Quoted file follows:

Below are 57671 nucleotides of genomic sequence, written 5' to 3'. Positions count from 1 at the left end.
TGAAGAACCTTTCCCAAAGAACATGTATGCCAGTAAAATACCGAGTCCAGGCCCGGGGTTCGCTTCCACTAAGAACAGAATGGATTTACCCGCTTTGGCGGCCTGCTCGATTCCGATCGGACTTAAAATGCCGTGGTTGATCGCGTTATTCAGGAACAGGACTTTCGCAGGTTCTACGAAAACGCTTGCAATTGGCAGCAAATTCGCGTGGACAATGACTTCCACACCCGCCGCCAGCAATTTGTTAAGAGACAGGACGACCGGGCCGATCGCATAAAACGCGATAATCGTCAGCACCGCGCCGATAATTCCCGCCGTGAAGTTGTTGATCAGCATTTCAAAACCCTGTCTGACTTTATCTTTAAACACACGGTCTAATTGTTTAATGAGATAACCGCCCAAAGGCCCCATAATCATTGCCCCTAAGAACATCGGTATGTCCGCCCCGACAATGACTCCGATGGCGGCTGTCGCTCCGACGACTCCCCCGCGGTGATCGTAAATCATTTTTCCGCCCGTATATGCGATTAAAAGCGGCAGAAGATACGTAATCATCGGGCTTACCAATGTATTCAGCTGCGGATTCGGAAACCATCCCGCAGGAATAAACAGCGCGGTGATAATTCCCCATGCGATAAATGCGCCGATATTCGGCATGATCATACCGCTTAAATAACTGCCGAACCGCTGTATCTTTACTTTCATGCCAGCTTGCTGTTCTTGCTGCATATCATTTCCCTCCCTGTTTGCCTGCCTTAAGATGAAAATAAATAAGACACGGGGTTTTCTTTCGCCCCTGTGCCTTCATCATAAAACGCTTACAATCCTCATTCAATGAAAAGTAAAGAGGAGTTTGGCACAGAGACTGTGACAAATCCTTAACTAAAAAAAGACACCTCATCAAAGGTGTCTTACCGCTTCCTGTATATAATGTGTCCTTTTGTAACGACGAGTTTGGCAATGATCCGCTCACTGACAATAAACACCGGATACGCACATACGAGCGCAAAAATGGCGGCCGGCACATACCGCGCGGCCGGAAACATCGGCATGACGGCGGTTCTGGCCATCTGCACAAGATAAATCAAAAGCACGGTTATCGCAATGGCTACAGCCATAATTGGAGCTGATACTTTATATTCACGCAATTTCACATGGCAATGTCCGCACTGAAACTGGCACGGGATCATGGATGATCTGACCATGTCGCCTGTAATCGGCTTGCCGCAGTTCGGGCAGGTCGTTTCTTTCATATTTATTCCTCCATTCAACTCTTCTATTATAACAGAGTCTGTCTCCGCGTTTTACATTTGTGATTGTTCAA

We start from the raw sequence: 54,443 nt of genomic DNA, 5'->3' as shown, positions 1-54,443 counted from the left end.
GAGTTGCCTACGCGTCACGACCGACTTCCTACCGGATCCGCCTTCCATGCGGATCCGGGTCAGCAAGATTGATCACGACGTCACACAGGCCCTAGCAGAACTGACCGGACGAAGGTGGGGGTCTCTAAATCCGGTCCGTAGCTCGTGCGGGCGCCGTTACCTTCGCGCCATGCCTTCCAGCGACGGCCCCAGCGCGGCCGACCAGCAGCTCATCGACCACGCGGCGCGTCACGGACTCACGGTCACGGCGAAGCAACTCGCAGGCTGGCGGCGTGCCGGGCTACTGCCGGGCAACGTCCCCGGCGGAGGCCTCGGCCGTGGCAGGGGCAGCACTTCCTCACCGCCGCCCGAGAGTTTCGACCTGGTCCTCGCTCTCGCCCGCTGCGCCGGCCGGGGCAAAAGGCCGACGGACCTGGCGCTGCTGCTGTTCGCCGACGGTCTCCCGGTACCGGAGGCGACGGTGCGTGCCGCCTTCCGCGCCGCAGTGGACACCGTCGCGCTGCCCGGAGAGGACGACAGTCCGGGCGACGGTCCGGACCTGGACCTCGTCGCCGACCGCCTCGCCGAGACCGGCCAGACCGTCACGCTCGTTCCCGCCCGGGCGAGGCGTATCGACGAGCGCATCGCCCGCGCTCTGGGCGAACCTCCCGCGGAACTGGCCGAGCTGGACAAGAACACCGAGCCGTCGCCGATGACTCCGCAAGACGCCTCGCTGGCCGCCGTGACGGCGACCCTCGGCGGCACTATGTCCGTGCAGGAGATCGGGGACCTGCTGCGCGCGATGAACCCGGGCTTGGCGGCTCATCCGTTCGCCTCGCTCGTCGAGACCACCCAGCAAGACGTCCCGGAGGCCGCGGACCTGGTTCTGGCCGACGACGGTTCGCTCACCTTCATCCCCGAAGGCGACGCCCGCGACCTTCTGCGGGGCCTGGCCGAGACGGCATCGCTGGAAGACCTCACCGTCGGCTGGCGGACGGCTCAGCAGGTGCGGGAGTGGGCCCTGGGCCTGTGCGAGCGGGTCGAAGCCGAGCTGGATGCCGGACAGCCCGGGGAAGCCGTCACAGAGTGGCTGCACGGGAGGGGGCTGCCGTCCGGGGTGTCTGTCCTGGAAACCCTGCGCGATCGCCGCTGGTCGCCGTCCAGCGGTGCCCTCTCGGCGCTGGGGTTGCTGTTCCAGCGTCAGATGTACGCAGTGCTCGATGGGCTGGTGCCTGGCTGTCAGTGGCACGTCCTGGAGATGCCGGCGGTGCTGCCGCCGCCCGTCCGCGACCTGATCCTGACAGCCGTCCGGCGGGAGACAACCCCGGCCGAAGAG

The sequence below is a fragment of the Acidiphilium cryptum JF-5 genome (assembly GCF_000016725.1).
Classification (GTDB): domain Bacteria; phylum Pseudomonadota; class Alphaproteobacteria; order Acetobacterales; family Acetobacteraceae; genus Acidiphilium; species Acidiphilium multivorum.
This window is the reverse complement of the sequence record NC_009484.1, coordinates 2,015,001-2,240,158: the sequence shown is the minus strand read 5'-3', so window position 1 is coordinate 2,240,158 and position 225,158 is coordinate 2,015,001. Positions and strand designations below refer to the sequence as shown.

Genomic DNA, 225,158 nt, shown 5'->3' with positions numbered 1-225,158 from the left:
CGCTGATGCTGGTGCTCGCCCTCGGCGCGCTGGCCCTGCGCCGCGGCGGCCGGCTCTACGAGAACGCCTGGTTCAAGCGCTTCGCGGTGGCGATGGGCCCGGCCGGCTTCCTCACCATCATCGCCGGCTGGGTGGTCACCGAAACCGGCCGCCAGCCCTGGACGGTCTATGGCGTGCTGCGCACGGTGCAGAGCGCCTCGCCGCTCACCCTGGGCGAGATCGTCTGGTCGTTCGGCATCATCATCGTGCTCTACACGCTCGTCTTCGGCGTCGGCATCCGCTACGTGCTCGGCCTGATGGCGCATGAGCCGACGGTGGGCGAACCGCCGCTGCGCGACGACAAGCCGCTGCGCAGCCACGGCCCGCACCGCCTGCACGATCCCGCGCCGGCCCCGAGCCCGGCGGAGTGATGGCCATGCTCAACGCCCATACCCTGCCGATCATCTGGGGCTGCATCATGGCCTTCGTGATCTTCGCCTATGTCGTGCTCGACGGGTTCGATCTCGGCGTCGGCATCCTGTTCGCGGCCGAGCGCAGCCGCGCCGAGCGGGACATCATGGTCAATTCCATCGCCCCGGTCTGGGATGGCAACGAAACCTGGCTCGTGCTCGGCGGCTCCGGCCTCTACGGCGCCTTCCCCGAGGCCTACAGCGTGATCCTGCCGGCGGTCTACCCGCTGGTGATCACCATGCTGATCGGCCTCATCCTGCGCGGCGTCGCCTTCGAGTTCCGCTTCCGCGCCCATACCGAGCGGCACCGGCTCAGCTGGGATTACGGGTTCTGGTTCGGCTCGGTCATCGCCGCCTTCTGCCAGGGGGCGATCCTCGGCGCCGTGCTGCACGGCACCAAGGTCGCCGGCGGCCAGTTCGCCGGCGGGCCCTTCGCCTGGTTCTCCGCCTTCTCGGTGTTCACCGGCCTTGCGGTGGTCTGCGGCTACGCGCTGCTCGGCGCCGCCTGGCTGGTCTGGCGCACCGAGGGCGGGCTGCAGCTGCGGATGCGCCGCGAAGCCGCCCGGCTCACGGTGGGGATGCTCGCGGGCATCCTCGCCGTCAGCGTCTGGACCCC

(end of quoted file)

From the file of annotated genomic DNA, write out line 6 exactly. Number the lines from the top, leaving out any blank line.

Classification (GTDB): domain Bacteria; phylum Pseudomonadota; class Alphaproteobacteria; order Acetobacterales; family Acetobacteraceae; genus Acidiphilium; species Acidiphilium multivorum.